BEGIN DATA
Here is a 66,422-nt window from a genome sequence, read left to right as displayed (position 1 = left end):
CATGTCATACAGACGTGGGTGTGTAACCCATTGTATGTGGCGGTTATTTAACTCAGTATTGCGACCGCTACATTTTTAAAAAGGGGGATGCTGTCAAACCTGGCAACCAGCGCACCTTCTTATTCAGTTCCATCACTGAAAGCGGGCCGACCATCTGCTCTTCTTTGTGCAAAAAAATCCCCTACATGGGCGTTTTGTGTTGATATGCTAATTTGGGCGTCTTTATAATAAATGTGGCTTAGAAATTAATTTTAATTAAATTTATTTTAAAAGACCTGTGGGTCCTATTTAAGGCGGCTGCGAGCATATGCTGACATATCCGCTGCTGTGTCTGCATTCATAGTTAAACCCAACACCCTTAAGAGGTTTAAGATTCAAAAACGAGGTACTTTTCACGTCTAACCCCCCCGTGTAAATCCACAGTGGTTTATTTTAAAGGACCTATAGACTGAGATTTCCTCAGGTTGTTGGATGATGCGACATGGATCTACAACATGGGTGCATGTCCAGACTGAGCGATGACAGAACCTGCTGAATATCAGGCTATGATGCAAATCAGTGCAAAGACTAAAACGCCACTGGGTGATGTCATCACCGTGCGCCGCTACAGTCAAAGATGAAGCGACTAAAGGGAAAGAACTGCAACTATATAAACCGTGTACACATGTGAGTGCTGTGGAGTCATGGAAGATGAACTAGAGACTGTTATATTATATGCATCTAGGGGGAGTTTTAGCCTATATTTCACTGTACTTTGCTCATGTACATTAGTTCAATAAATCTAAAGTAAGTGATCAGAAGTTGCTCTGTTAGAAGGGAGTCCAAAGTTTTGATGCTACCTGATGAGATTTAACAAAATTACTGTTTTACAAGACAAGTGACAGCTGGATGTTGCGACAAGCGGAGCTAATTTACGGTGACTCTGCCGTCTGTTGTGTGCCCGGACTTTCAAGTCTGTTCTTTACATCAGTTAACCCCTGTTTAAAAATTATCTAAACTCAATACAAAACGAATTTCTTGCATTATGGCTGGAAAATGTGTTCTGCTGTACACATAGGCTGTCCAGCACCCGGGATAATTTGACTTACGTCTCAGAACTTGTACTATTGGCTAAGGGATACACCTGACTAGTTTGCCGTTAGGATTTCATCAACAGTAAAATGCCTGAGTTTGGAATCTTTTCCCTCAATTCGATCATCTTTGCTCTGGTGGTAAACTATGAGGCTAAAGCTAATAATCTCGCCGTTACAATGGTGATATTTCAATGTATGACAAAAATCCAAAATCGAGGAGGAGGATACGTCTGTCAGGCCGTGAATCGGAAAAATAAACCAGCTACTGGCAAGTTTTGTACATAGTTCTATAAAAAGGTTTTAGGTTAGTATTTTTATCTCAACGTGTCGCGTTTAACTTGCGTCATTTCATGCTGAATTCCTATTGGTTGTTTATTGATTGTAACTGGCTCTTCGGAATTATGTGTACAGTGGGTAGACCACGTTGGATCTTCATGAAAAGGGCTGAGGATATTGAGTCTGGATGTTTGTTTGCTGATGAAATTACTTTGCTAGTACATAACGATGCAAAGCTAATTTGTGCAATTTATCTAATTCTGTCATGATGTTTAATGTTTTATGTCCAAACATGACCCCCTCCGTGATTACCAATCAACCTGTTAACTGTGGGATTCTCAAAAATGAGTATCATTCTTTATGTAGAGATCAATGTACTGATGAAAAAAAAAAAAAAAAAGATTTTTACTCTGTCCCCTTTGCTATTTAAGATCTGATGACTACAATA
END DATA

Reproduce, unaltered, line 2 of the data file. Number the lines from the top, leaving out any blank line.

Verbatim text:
CATGTCATACAGACGTGGGTGTGTAACCCATTGTATGTGGCGGTTATTTAACTCAGTATTGCGACCGCTACATTTTTAAAAAGGGGGATGCTGTCAAACCTGGCAACCAGCGCACCTTCTTATTCAGTTCCATCACTGAAAGCGGGCCGACCATCTGCTCTTCTTTGTGCAAAAAAATCCCCTACATGGGCGTTTTGTGTTGATATGCTAATTTGGGCGTCTTTATAATAAATGTGGCTTAGAAATTAATTTTAATTAAATTTATTTTAAAAGACCTGTGGGTCCTATTTAAGGCGGCTGCGAGCATATGCTGACATATCCGCTGCTGTGTCTGCATTCATAGTTAAACCCAACACCCTTAAGAGGTTTAAGATTCAAAAACGAGGTACTTTTCACGTCTAACCCCCCCGTGTAAATCCACAGTGGTTTATTTTAAAGGACCTATAGACTGAGATTTCCTCAGGTTGTTGGATGATGCGACATGGATCTACAACATGGGTGCATGTCCAGACTGAGCGATGACAGAACCTGCTGAATATCAGGCTATGATGCAAATCAGTGCAAAGACTAAAACGCCACTGGGTGATGTCATCACCGTGCGCCGCTACAGTCAAAGATGAAGCGACTAAAGGGAAAGAACTGCAACTATATAAACCGTGTACACATGTGAGTGCTGTGGAGTCATGGAAGATGAACTAGAGACTGTTATATTATATGCATCTAGGGGGAGTTTTAGCCTATATTTCACTGTACTTTGCTCATGTACATTAGTTCAATAAATCTAAAGTAAGTGATCAGAAGTTGCTCTGTTAGAAGGGAGTCCAAAGTTTTGATGCTACCTGATGAGATTTAACAAAATTACTGTTTTACAAGACAAGTGACAGCTGGATGTTGCGACAAGCGGAGCTAATTTACGGTGACTCTGCCGTCTGTTGTGTGCCCGGACTTTCAAGTCTGTTCTTTACATCAGTTAACCCCTGTTTAAAAATTATCTAAACTCAATACAAAACGAATTTCTTGCATTATGGCTGGAAAATGTGTTCTGCTGTACACATAGGCTGTCCAGCACCCGGGATAATTTGACTTACGTCTCAGAACTTGTACTATTGGCTAAGGGATACACCTGACTAGTTTGCCGTTAGGATTTCATCAACAGTAAAATGCCTGAGTTTGGAATCTTTTCCCTCAATTCGATCATCTTTGCTCTGGTGGTAAACTATGAGGCTAAAGCTAATAATCTCGCCGTTACAATGGTGATATTTCAATGTATGACAAAAATCCAAAATCGAGGAGGAGGATACGTCTGTCAGGCCGTGAATCGGAAAAATAAACCAGCTACTGGCAAGTTTTGTACATAGTTCTATAAAAAGGTTTTAGGTTAGTATTTTTATCTCAACGTGTCGCGTTTAACTTGCGTCATTTCATGCTGAATTCCTATTGGTTGTTTATTGATTGTAACTGGCTCTTCGGAATTATGTGTACAGTGGGTAGACCACGTTGGATCTTCATGAAAAGGGCTGAGGATATTGAGTCTGGATGTTTGTTTGCTGATGAAATTACTTTGCTAGTACATAACGATGCAAAGCTAATTTGTGCAATTTATCTAATTCTGTCATGATGTTTAATGTTTTATGTCCAAACATGACCCCCTCCGTGATTACCAATCAACCTGTTAACTGTGGGATTCTCAAAAATGAGTATCATTCTTTATGTAGAGATCAATGTACTGATGAAAAAAAAAAAAAAAAAGATTTTTACTCTGTCCCCTTTGCTATTTAAGATCTGATGACTACAATA